“I would close up like around 10 sometimes, you know, because people coming from work does stop and buy. I does have to wake up back like three in de morning to go and buy meh goods cause if you nah early you wouldn’t get good things.”
Words of a 62-year-old fruit and vegetable vendor on a busy thoroughfare, and as she spoke she busied herself fixing the items she had on display.
It was early evening and I had stopped to purchase a few items – I qualified as one of the workers she was speaking about. When I stopped at the stall, she was lying on a bench fast asleep and I had to call out to her twice before she got up. Even as she did, she called out to a man to assist me but no answer came.
“He sleeping to,” she said sleepily.
But within a few minutes she was spry, and one would have been hard-pressed to discern that she had been sleeping just a short while before.
“You sure you don’t want nothing else,” she inquired, because even though I had purchased my items I stood around talking to her.
I shook my head and she stopped what she was doing and gave me a quizzical look.
“I does be out here most nights you know,” she said in answer to my question.
“I have to catch me hand girl, life not easy but you know you have to do what you have to do,” she added fixing her red apron in the process.
She is good at sales because through her prompting I purchased more than planned.
“You sure you don’t want some bora? And I have some good carrot here and look at the pumpkin, it fresh and nice I just cut it,” she said as I purchased some cabbage.
The pumpkin and carrots were eventually purchased but the bora was left behind because from its appearance it had seen better days.
As she tended to me, a customer of her shop, located behind her stall, returned a bottle.
“I can get a banana?” he queried, picking up the fruit even before she answered.
“Wah you say?” she asked, “Yea you can tek it.”
I smiled because by then the man’s mouth was already filled with the fruit and I wondered what would have happened if she had said no.
“He is a good customer, he does live around here and you know he does support me so I don’t mind giving he,” she said in response to my smile.
“You does have to help out one another that is how have to live. Is only dem young people now a days but long time dah is how we use to live. You see when me goods dem get lil bad and so and even though me losing money, I does give it to people and dem does happy for it. Is nah like dem spoil is just the sun, you know, does get dem looking lil dry and so people doan wan buy them,” she continued.
I knew exactly what she was talking about and I was about to point out that the bora and calaloo needed to be removed from the stall, but I held my tongue.
I asked her why she works all those hours.
“Girl, I have to live. Is not because I get house, it does have to get lil repair and so,” she pointed to her house located behind the stall and the shop as she spoke. It was not a mansion, but I heard the pride in her voice.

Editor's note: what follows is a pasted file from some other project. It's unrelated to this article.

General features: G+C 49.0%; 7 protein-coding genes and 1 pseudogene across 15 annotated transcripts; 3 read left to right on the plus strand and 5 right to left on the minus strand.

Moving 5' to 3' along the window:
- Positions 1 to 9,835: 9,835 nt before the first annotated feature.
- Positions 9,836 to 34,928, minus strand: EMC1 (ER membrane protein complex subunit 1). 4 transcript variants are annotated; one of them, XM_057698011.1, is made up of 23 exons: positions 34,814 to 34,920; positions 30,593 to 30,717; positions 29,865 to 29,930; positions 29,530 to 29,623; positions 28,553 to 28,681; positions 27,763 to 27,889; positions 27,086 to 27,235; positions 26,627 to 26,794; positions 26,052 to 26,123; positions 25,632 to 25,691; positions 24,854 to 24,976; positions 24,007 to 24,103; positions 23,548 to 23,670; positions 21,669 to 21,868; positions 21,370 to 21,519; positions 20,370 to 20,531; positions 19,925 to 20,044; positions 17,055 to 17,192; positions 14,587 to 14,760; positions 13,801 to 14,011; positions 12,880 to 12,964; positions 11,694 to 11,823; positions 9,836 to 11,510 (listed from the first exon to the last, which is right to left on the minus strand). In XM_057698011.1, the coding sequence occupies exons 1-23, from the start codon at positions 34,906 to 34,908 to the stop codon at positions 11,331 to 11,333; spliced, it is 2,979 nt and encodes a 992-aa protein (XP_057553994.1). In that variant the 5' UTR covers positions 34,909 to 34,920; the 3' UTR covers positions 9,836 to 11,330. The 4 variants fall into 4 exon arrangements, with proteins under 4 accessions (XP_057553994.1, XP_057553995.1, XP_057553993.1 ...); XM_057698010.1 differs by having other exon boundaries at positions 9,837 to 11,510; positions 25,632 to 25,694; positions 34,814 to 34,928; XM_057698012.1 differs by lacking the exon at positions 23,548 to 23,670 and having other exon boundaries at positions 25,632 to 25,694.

“I get children,” she said, as if she read my mind, “but dem big now and I don’t want to be like a burden to them because I know dem have dem own family and so.”
Inodded in agreement and could not help but recall that I had heard that statement many times before. I believe when my children are grown, I will also make that statement because even though they are still children I have already purposed in my mind not to be a burden to them.
“I have me husband, but he sickly now. I don’t really depend on he. He does help out and so but I now does gaffo to do most things because he not able,” she continued.
“Only on market days I does come out early in de morning but dem other days you know I does come out in de afternoon and go till sometimes like around the 10 o’clock in de night and even later because you see a gat a shop too and then is up in de morning early,” she added.
I asked her why she still works so hard.
“Man, I does take care of me self. Come on, I is 62 so I know I getting down and I have to take care of me body. Some days I don’t come out, you know, like Monday sometimes I don’t come out I does tek me rest. The most hard part is the going down early in de morning but a got to go you know,” she answered.
“Here, it gat people older than me who gat to work harder so I does thank God fuh his mercies because at least I still have strength to get up and work. And is years now I doing it and God has been good to me at least I have a roof over me head and so. I don’t complain but I does tek care of me self, a know I gat to eat good and tek me rest and so and I does try,” she told me.
As she spoke, she looked me straight in the eye and spoke very quietly as if she wanted to ensure that I understood what she was telling me.
“But you have to go now eh? You have dem lil children in de car,” she said as she looked at my two impatient sons who were peeping out the car windows.
I nodded and held on to my black plastic bags, which contained the purchases, tightly as I prepared to cross the road.
At that moment, she gently took me by the elbow, guided me to the car, opened the door and ensured that I was settled.
“Well drive safely now and enjoy you holiday,” she told me, as she waved goodbye.
The next day was a national holiday and she assumed quite rightly that I was not working. As I drove off, I saw in the rearview mirror that she had crossed the road and gone back to her bench.
I could not help but wish that she did not have to be out at that hour. But as she rightly said. we all “gaffo do wah we gaffo do.”